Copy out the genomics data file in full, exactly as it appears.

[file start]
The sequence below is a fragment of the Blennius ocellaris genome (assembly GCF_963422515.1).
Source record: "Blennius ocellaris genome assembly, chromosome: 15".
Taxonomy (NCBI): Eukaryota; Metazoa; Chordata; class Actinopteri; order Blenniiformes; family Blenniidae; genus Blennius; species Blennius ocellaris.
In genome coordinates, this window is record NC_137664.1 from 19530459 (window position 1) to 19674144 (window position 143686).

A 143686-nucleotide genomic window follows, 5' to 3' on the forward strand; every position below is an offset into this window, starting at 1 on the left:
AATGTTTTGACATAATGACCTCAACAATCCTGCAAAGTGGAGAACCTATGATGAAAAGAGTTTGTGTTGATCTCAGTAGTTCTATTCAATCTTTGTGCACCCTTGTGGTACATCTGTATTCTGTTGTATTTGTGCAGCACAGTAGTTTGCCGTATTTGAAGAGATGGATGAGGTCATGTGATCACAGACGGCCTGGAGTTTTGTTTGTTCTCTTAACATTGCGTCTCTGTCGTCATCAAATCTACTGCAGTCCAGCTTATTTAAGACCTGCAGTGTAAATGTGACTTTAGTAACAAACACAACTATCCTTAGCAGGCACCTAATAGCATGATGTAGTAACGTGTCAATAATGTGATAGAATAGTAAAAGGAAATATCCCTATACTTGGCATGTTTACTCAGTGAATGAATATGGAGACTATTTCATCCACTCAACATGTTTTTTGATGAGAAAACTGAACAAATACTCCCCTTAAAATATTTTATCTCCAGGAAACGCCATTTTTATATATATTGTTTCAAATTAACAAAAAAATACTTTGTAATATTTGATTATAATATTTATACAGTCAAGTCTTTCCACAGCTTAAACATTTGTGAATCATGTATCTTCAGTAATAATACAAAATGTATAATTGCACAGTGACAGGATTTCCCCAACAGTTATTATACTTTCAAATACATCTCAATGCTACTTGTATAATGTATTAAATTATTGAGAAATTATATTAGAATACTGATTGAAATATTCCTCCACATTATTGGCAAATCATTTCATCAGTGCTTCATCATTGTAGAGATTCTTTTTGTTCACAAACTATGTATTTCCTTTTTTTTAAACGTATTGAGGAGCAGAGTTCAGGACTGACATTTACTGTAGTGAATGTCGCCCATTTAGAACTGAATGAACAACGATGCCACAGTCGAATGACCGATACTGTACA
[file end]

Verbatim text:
The sequence below is a fragment of the Blennius ocellaris genome (assembly GCF_963422515.1).
Source record: "Blennius ocellaris genome assembly, chromosome: 15".
Taxonomy (NCBI): Eukaryota; Metazoa; Chordata; class Actinopteri; order Blenniiformes; family Blenniidae; genus Blennius; species Blennius ocellaris.
In genome coordinates, this window is record NC_137664.1 from 19530459 (window position 1) to 19674144 (window position 143686).

A 143686-nucleotide genomic window follows, 5' to 3' on the forward strand; every position below is an offset into this window, starting at 1 on the left:
AATGTTTTGACATAATGACCTCAACAATCCTGCAAAGTGGAGAACCTATGATGAAAAGAGTTTGTGTTGATCTCAGTAGTTCTATTCAATCTTTGTGCACCCTTGTGGTACATCTGTATTCTGTTGTATTTGTGCAGCACAGTAGTTTGCCGTATTTGAAGAGATGGATGAGGTCATGTGATCACAGACGGCCTGGAGTTTTGTTTGTTCTCTTAACATTGCGTCTCTGTCGTCATCAAATCTACTGCAGTCCAGCTTATTTAAGACCTGCAGTGTAAATGTGACTTTAGTAACAAACACAACTATCCTTAGCAGGCACCTAATAGCATGATGTAGTAACGTGTCAATAATGTGATAGAATAGTAAAAGGAAATATCCCTATACTTGGCATGTTTACTCAGTGAATGAATATGGAGACTATTTCATCCACTCAACATGTTTTTTGATGAGAAAACTGAACAAATACTCCCCTTAAAATATTTTATCTCCAGGAAACGCCATTTTTATATATATTGTTTCAAATTAACAAAAAAATACTTTGTAATATTTGATTATAATATTTATACAGTCAAGTCTTTCCACAGCTTAAACATTTGTGAATCATGTATCTTCAGTAATAATACAAAATGTATAATTGCACAGTGACAGGATTTCCCCAACAGTTATTATACTTTCAAATACATCTCAATGCTACTTGTATAATGTATTAAATTATTGAGAAATTATATTAGAATACTGATTGAAATATTCCTCCACATTATTGGCAAATCATTTCATCAGTGCTTCATCATTGTAGAGATTCTTTTTGTTCACAAACTATGTATTTCCTTTTTTTTAAACGTATTGAGGAGCAGAGTTCAGGACTGACATTTACTGTAGTGAATGTCGCCCATTTAGAACTGAATGAACAACGATGCCACAGTCGAATGACCGATACTGTACA